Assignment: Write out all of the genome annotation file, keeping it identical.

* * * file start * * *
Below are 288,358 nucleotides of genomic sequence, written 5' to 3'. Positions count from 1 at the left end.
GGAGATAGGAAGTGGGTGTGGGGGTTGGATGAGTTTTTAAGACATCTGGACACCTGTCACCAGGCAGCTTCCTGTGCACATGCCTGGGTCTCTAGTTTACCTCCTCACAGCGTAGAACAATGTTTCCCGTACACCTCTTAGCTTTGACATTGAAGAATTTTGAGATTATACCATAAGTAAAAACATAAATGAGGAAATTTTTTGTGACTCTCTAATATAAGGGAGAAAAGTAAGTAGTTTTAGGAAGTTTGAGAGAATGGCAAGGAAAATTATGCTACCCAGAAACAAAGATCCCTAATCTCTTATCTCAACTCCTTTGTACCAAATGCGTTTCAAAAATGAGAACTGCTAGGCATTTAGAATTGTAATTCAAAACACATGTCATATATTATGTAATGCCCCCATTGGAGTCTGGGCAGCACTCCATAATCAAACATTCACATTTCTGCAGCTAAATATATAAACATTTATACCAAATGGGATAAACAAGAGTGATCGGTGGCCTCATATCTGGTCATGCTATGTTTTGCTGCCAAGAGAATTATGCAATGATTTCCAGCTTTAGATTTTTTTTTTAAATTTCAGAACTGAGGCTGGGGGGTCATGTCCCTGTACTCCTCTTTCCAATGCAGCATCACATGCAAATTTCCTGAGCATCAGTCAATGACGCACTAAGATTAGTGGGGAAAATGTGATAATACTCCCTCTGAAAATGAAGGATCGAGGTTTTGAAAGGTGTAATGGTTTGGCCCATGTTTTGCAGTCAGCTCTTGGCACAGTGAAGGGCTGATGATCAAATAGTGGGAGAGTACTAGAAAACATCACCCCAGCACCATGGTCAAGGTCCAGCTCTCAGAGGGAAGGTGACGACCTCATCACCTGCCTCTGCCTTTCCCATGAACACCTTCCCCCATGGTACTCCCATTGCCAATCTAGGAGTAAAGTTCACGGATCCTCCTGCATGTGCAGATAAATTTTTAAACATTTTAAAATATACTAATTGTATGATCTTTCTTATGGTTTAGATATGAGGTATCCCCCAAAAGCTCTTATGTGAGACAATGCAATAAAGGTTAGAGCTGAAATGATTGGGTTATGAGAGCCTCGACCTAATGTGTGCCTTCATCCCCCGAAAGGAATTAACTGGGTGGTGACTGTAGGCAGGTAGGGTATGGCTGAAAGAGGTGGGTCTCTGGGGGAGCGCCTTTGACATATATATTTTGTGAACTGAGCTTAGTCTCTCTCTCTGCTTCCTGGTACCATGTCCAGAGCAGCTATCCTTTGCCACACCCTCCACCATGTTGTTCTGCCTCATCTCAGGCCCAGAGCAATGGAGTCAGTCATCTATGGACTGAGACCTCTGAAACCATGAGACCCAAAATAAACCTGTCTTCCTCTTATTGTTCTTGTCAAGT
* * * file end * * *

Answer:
Below are 288,358 nucleotides of genomic sequence, written 5' to 3'. Positions count from 1 at the left end.
GGAGATAGGAAGTGGGTGTGGGGGTTGGATGAGTTTTTAAGACATCTGGACACCTGTCACCAGGCAGCTTCCTGTGCACATGCCTGGGTCTCTAGTTTACCTCCTCACAGCGTAGAACAATGTTTCCCGTACACCTCTTAGCTTTGACATTGAAGAATTTTGAGATTATACCATAAGTAAAAACATAAATGAGGAAATTTTTTGTGACTCTCTAATATAAGGGAGAAAAGTAAGTAGTTTTAGGAAGTTTGAGAGAATGGCAAGGAAAATTATGCTACCCAGAAACAAAGATCCCTAATCTCTTATCTCAACTCCTTTGTACCAAATGCGTTTCAAAAATGAGAACTGCTAGGCATTTAGAATTGTAATTCAAAACACATGTCATATATTATGTAATGCCCCCATTGGAGTCTGGGCAGCACTCCATAATCAAACATTCACATTTCTGCAGCTAAATATATAAACATTTATACCAAATGGGATAAACAAGAGTGATCGGTGGCCTCATATCTGGTCATGCTATGTTTTGCTGCCAAGAGAATTATGCAATGATTTCCAGCTTTAGATTTTTTTTTTAAATTTCAGAACTGAGGCTGGGGGGTCATGTCCCTGTACTCCTCTTTCCAATGCAGCATCACATGCAAATTTCCTGAGCATCAGTCAATGACGCACTAAGATTAGTGGGGAAAATGTGATAATACTCCCTCTGAAAATGAAGGATCGAGGTTTTGAAAGGTGTAATGGTTTGGCCCATGTTTTGCAGTCAGCTCTTGGCACAGTGAAGGGCTGATGATCAAATAGTGGGAGAGTACTAGAAAACATCACCCCAGCACCATGGTCAAGGTCCAGCTCTCAGAGGGAAGGTGACGACCTCATCACCTGCCTCTGCCTTTCCCATGAACACCTTCCCCCATGGTACTCCCATTGCCAATCTAGGAGTAAAGTTCACGGATCCTCCTGCATGTGCAGATAAATTTTTAAACATTTTAAAATATACTAATTGTATGATCTTTCTTATGGTTTAGATATGAGGTATCCCCCAAAAGCTCTTATGTGAGACAATGCAATAAAGGTTAGAGCTGAAATGATTGGGTTATGAGAGCCTCGACCTAATGTGTGCCTTCATCCCCCGAAAGGAATTAACTGGGTGGTGACTGTAGGCAGGTAGGGTATGGCTGAAAGAGGTGGGTCTCTGGGGGAGCGCCTTTGACATATATATTTTGTGAACTGAGCTTAGTCTCTCTCTCTGCTTCCTGGTACCATGTCCAGAGCAGCTATCCTTTGCCACACCCTCCACCATGTTGTTCTGCCTCATCTCAGGCCCAGAGCAATGGAGTCAGTCATCTATGGACTGAGACCTCTGAAACCATGAGACCCAAAATAAACCTGTCTTCCTCTTATTGTTCTTGTCAAGT